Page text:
new thing i’m emotional about: how sourpuss grumbler who never lets anyone get away with anything or slack off for even a second, johnny martin, is with blithe so much in carentan and never takes him on. there are some sidelong looks, but he’s mostly just there, quietly watching, and he’s right fucking there taking care of blithe and screaming for the medic when he gets hit.
blithe brings out interesting things in all of them (notice that shifty, of all people almost always looks at him with mild apprehension), but the patience and silent, watchful care he brings out in martin is about to make me cry.
Master Sergeant Albert Blithe trained at Camp Toccoa, jumped with the rest of Easy Company into occupied France and was struck with a temporary case of hysterical blindness following the fierce fight to capture Carentan. He recovered and was part of a patrol a few days later, where he was shot by a sniper in his right shoulder for wich he received a Purple Heart on June 25, his 21st birthday. He kept the bullet from that wound and would carry it his pocket until before his death, when he gave to his son.
Due to his wound, Blithe was released from the Army Hospital one year later on 1945, he reenlisted on 1949 and again on 1954 when he received his Master Parachutist Badge and went on to serve in post-war Korea with the 187th Airborne Regimental Combat Team and the Military Assistance Advisory Group (MAAG) in Taiwan. Later, he married his wife Kay and became the 82nd Airborne Division’s 1957 Trooper of the Year. He then served in the 82nd Quartermaster Corps, 82nd Quartermaster Parachute Supply and Maintenance Company. He was the second American paratrooper to earn the Nationalist Chinese Army Master Jump Wings in 1962.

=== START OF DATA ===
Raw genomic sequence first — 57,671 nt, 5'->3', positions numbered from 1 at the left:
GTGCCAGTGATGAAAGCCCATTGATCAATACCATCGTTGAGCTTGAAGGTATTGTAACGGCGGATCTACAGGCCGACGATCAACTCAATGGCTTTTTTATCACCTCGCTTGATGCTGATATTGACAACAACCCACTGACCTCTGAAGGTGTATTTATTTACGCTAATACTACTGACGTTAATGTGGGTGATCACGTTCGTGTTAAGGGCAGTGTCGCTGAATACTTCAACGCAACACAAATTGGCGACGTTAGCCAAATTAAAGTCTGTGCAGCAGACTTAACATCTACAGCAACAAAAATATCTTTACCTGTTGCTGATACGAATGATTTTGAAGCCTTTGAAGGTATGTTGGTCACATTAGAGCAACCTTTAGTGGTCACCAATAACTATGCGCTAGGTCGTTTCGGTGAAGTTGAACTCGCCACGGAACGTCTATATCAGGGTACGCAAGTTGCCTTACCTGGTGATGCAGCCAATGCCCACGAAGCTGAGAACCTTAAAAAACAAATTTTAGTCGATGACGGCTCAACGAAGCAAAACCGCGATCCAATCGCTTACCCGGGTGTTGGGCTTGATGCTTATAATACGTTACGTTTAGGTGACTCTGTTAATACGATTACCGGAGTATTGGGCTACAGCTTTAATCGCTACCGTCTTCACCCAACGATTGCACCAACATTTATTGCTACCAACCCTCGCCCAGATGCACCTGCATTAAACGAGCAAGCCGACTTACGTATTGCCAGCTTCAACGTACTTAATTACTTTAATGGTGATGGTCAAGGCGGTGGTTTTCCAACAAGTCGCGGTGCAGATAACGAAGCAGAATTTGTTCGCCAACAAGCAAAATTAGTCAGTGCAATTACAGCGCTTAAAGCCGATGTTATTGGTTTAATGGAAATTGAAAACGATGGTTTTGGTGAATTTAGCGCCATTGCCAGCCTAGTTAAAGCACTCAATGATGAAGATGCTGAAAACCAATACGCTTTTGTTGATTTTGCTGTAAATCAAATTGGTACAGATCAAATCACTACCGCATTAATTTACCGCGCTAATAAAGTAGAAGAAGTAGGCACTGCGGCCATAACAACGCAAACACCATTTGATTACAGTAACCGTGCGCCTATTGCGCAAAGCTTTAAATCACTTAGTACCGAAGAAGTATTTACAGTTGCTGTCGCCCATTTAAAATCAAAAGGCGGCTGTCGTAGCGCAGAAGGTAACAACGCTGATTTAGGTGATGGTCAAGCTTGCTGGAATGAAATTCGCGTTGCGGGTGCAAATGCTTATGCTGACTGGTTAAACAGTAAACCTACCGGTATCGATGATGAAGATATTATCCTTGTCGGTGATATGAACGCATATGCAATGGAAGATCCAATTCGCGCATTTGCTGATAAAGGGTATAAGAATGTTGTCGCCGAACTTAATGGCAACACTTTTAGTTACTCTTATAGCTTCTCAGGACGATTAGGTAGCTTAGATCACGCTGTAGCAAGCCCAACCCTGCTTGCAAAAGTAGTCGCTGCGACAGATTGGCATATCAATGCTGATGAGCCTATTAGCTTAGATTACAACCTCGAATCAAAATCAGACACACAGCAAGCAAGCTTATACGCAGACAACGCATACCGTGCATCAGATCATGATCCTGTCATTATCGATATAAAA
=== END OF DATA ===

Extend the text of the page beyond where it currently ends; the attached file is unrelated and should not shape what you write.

Blithe’s son, Gordon, remembers vividly when he was young, he asked his Father if he was scared when he was in the war, in silence he slowly shook his head yes. Gordon’s mother told him many times that the war messed his mind up but he loved being a paratrooper more than anything else.
In his times in war he earned 3 Purple Hearts, 3 Bronze Stars, 1 Silver Star Army Occupation Medal and the War World 2 Victory Medal, he had achieved the rank of Master Sergeant and had completed over 600 parachute jumps.
Blithe died December 17, 1967, while on active duty with the 8th Infantry Division, in West Germany. After a memorial service conducted by Chaplain (Major) Thomas F DesChamps, Blithe was buried in Arlington National Cemetery, Virginia with full military honors .
Bill Guarnere said Albert Blithe, whose nickname was Alby, was unjustly treated in the miniseries "Blithe was a good soldier, that’s why I put him on point!”.